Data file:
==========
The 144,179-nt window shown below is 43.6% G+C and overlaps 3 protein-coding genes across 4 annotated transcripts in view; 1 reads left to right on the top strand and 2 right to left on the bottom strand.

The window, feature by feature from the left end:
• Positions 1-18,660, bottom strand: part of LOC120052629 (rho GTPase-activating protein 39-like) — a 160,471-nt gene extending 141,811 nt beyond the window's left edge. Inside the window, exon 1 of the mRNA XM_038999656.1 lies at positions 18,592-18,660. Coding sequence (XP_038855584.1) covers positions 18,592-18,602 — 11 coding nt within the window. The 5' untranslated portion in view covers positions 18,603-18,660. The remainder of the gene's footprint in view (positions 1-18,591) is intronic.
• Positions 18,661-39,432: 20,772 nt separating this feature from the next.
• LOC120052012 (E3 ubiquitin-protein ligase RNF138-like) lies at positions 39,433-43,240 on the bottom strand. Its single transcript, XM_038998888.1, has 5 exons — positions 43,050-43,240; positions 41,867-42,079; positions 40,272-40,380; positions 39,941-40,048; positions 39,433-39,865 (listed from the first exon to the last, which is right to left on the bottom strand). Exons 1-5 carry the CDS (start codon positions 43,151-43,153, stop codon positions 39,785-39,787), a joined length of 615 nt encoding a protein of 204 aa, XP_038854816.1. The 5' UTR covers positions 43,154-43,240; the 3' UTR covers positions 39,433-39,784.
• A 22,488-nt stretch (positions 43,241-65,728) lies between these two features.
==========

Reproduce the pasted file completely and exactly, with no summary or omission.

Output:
The 144,179-nt window shown below is 43.6% G+C and overlaps 3 protein-coding genes across 4 annotated transcripts in view; 1 reads left to right on the top strand and 2 right to left on the bottom strand.

The window, feature by feature from the left end:
• Positions 1-18,660, bottom strand: part of LOC120052629 (rho GTPase-activating protein 39-like) — a 160,471-nt gene extending 141,811 nt beyond the window's left edge. Inside the window, exon 1 of the mRNA XM_038999656.1 lies at positions 18,592-18,660. Coding sequence (XP_038855584.1) covers positions 18,592-18,602 — 11 coding nt within the window. The 5' untranslated portion in view covers positions 18,603-18,660. The remainder of the gene's footprint in view (positions 1-18,591) is intronic.
• Positions 18,661-39,432: 20,772 nt separating this feature from the next.
• LOC120052012 (E3 ubiquitin-protein ligase RNF138-like) lies at positions 39,433-43,240 on the bottom strand. Its single transcript, XM_038998888.1, has 5 exons — positions 43,050-43,240; positions 41,867-42,079; positions 40,272-40,380; positions 39,941-40,048; positions 39,433-39,865 (listed from the first exon to the last, which is right to left on the bottom strand). Exons 1-5 carry the CDS (start codon positions 43,151-43,153, stop codon positions 39,785-39,787), a joined length of 615 nt encoding a protein of 204 aa, XP_038854816.1. The 5' UTR covers positions 43,154-43,240; the 3' UTR covers positions 39,433-39,784.
• A 22,488-nt stretch (positions 43,241-65,728) lies between these two features.